The adventure of Kenny Perry (USA), a 10-win veteran of the PGA Champions Tour, and his wife suffering from Alzheimer’s suffers from dementia, is thrilling.

The 62-year-old Perry competed in the Invited Celebrity Classic (total prize money of 2 million dollars) held at Las Colinas Country Club in Irving, Texas, USA in about a year. In the third round on the 24th, he shot a 1-over par 72 to finish in a tie for 40th place (1 under par).

Although the rankings dropped slightly, Perry’s expression was relaxed as if he were relieved. He was outstanding enough to win 10 times and finish second 10 times in 186 matches on the Champions Tour, which is for those over 50 years old. He is also a player who has accumulated 14 wins on the PGA Tour.

He showed off his outstanding skills and then suddenly disappeared and returned to the competition after a year or so because of Sandy Perry’s Alzheimer’s disease, who has been on good terms as a parakeet for 41 years. The nursing care in the interview before the competition was impressive, as he competed a year after the 2021 season.

“I am a caregiver with a wife suffering from Alzheimer’s,” he said, “at the Senior Open competition two years ago, she was wandering in another 18 holes.” Tour Champions, the final Charles Schwab Cup final in Arizona in November 2021 “At that moment I realized it was time for me to do something else immediately. She’s happy, but unfortunately, she doesn’t remember anything.”

Perry said that while taking a break from touring, she’d looked at every doctor in Nashville, but there was no cure, and her current goal was to slow her dementia. But hopefully one day there will be a cure for Alzheimer’s. Western

Kentucky The couple, who spent their childhood together in 1982, married in 1982. Perry rejoiced in winning moments, toured, had children and now nine grandchildren. I thought it would be good for Sandy to spend her daily life. We are planning to tour together with a simple competition schedule. In the future, Perry

and Sandy will also participate in the Inver City Invitational in Houston and regional events in Birmingham, Alabama. “We go for walks, we go to the park, we go to the mall. We can’t complain about our lives. We have great kids, grandkids. I have to watch and take care of what Sandy does.” 메이저놀이터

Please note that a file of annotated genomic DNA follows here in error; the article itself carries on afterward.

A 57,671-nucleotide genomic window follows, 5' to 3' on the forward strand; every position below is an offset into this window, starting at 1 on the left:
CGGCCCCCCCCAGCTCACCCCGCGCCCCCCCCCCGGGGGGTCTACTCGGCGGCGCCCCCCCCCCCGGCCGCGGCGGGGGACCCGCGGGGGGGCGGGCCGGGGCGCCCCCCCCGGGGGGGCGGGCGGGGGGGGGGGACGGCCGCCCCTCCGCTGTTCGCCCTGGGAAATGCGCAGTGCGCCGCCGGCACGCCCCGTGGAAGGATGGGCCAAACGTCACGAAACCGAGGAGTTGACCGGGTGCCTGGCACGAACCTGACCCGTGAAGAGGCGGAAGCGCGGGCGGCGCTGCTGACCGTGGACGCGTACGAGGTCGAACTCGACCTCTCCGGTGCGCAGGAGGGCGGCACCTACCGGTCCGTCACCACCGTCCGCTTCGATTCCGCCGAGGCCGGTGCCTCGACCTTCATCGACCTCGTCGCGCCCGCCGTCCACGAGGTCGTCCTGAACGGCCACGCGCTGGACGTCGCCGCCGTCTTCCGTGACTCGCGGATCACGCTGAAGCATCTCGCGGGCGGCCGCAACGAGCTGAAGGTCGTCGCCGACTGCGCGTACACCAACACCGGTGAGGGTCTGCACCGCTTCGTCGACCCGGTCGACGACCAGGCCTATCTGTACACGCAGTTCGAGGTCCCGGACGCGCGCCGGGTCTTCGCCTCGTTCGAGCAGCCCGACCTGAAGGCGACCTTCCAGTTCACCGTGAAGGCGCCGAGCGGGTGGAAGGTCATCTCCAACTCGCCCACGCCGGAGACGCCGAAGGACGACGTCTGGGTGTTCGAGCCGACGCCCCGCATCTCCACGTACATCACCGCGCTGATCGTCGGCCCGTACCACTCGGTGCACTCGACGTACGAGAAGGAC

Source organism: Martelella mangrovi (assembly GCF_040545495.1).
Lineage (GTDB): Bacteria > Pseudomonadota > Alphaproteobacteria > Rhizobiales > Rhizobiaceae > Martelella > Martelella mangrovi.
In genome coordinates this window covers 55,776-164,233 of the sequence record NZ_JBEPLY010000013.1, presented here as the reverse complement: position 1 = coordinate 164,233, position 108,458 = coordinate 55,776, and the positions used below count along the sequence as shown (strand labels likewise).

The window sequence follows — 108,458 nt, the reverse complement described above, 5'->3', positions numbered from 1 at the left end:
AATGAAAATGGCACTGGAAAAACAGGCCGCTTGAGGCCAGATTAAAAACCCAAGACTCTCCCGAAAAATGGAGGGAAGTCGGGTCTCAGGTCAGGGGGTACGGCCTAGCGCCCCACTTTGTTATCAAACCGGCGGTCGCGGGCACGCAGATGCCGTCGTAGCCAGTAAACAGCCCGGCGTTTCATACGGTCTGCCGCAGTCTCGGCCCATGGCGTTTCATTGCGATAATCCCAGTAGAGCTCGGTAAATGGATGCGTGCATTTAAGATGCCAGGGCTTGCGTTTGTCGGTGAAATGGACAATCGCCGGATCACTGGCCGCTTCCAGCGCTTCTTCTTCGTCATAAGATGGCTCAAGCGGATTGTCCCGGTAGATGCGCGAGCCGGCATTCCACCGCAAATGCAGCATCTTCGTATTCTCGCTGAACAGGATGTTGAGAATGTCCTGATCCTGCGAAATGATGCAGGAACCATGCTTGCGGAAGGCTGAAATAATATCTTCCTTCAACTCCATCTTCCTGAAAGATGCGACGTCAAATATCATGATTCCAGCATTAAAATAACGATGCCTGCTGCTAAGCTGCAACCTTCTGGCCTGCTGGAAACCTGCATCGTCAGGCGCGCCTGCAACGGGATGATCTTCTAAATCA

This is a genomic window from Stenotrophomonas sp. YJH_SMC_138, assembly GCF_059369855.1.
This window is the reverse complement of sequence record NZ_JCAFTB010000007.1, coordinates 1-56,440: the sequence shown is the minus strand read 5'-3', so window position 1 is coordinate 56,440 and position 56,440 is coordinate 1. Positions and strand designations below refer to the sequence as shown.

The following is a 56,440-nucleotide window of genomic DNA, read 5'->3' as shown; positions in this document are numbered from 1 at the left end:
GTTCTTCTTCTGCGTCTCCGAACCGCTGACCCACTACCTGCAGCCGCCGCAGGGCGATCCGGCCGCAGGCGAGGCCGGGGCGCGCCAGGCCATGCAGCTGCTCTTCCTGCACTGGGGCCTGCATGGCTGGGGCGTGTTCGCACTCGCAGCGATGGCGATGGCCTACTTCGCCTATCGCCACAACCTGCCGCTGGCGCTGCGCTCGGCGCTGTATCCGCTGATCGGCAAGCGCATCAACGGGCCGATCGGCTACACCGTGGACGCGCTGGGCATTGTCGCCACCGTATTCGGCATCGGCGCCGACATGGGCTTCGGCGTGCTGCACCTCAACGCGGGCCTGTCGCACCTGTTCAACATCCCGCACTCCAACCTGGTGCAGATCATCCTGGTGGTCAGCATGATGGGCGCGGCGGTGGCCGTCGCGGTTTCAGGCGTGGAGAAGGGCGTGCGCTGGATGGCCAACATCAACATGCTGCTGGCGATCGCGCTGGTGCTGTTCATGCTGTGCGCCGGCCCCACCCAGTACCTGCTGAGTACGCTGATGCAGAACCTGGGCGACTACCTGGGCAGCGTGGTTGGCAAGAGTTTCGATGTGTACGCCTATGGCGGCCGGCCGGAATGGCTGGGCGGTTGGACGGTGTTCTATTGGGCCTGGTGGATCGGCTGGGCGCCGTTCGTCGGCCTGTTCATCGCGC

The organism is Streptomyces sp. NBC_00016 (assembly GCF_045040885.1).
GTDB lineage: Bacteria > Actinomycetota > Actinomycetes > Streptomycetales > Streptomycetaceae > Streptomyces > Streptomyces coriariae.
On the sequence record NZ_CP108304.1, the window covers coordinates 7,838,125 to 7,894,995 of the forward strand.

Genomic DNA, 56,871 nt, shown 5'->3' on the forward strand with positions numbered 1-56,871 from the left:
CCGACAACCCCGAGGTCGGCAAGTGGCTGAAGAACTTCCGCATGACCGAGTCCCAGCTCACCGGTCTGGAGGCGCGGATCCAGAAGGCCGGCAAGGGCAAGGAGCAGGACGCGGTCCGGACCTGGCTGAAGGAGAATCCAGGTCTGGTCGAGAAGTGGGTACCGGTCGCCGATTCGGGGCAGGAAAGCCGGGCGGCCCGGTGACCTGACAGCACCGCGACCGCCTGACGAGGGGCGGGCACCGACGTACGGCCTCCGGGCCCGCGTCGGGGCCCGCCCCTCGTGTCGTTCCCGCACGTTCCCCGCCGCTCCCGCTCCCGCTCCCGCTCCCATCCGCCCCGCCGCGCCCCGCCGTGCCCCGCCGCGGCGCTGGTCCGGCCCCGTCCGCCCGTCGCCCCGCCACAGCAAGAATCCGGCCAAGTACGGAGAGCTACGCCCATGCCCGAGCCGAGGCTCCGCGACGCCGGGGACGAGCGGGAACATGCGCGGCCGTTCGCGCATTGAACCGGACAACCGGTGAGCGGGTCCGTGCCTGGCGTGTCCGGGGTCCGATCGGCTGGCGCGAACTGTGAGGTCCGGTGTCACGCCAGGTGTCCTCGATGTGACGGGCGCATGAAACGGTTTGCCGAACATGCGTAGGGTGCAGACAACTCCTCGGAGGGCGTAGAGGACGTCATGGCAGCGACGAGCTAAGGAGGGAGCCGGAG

“I’m afraid that one day things will get worse than this,” Perry said.

Regarding Perry’s efforts, the recently published book <Even if I can’t remember, I am still me> (published with three wishes, translated by Seong Gi-ok and Yoo Sook-gyeong) has a great significance. The book, subtitled “A First-Person Guide to Living with Alzheimer’s,” is an autobiographical essay about a 51-year-old middle-aged man named Masahiko Sato living alone after being diagnosed with her dementia.

It was published in Japan in 2014 and introduced to Korea in March of this year, about 10 years later. The author recorded his memories and daily life, created the ‘Japanese Dementia Working Group’ and acted as a co-representative, giving lectures all over the country. there is.

Like Japan, Korea is also rushing towards a super-aged society. Dementia is one of the biggest concerns of the older generation as they age. But I have a vague fear. There is a strong perception that dementia is a nuisance and a social burden. However, it is necessary to seek natural coexistence and find a way to live with dementia.

The detailed record of the author’s life after the onset of dementia introduced in this book shows the importance of active coping and efforts to leave dementia and not miss respect and hope for one’s life. Great healing begins just by trying to maintain an unchanging daily life as much as possible while receiving help from those around you.

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